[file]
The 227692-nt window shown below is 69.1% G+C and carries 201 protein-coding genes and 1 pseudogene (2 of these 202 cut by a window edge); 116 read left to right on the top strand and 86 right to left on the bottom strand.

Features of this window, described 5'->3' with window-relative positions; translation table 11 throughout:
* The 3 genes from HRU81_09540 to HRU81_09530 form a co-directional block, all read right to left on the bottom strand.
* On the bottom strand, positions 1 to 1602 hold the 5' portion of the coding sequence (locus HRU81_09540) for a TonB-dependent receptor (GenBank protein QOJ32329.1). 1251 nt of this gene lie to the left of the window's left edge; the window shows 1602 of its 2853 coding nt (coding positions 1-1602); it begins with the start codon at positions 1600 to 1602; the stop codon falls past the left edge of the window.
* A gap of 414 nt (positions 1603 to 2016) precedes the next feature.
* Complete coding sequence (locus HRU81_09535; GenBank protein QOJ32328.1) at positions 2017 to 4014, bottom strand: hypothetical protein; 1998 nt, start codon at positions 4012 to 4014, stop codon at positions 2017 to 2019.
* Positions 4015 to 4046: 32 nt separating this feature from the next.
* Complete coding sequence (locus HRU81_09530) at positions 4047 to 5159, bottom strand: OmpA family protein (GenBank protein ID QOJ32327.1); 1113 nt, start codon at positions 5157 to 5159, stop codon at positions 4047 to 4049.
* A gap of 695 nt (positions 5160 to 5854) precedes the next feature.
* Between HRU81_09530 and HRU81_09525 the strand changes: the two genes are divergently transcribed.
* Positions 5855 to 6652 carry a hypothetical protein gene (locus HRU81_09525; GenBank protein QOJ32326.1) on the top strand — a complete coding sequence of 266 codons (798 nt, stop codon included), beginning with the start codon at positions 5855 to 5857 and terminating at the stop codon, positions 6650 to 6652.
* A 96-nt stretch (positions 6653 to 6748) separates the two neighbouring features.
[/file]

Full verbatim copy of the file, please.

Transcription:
The 227692-nt window shown below is 69.1% G+C and carries 201 protein-coding genes and 1 pseudogene (2 of these 202 cut by a window edge); 116 read left to right on the top strand and 86 right to left on the bottom strand.

Features of this window, described 5'->3' with window-relative positions; translation table 11 throughout:
* The 3 genes from HRU81_09540 to HRU81_09530 form a co-directional block, all read right to left on the bottom strand.
* On the bottom strand, positions 1 to 1602 hold the 5' portion of the coding sequence (locus HRU81_09540) for a TonB-dependent receptor (GenBank protein QOJ32329.1). 1251 nt of this gene lie to the left of the window's left edge; the window shows 1602 of its 2853 coding nt (coding positions 1-1602); it begins with the start codon at positions 1600 to 1602; the stop codon falls past the left edge of the window.
* A gap of 414 nt (positions 1603 to 2016) precedes the next feature.
* Complete coding sequence (locus HRU81_09535; GenBank protein QOJ32328.1) at positions 2017 to 4014, bottom strand: hypothetical protein; 1998 nt, start codon at positions 4012 to 4014, stop codon at positions 2017 to 2019.
* Positions 4015 to 4046: 32 nt separating this feature from the next.
* Complete coding sequence (locus HRU81_09530) at positions 4047 to 5159, bottom strand: OmpA family protein (GenBank protein ID QOJ32327.1); 1113 nt, start codon at positions 5157 to 5159, stop codon at positions 4047 to 4049.
* A gap of 695 nt (positions 5160 to 5854) precedes the next feature.
* Between HRU81_09530 and HRU81_09525 the strand changes: the two genes are divergently transcribed.
* Positions 5855 to 6652 carry a hypothetical protein gene (locus HRU81_09525; GenBank protein QOJ32326.1) on the top strand — a complete coding sequence of 266 codons (798 nt, stop codon included), beginning with the start codon at positions 5855 to 5857 and terminating at the stop codon, positions 6650 to 6652.
* A 96-nt stretch (positions 6653 to 6748) separates the two neighbouring features.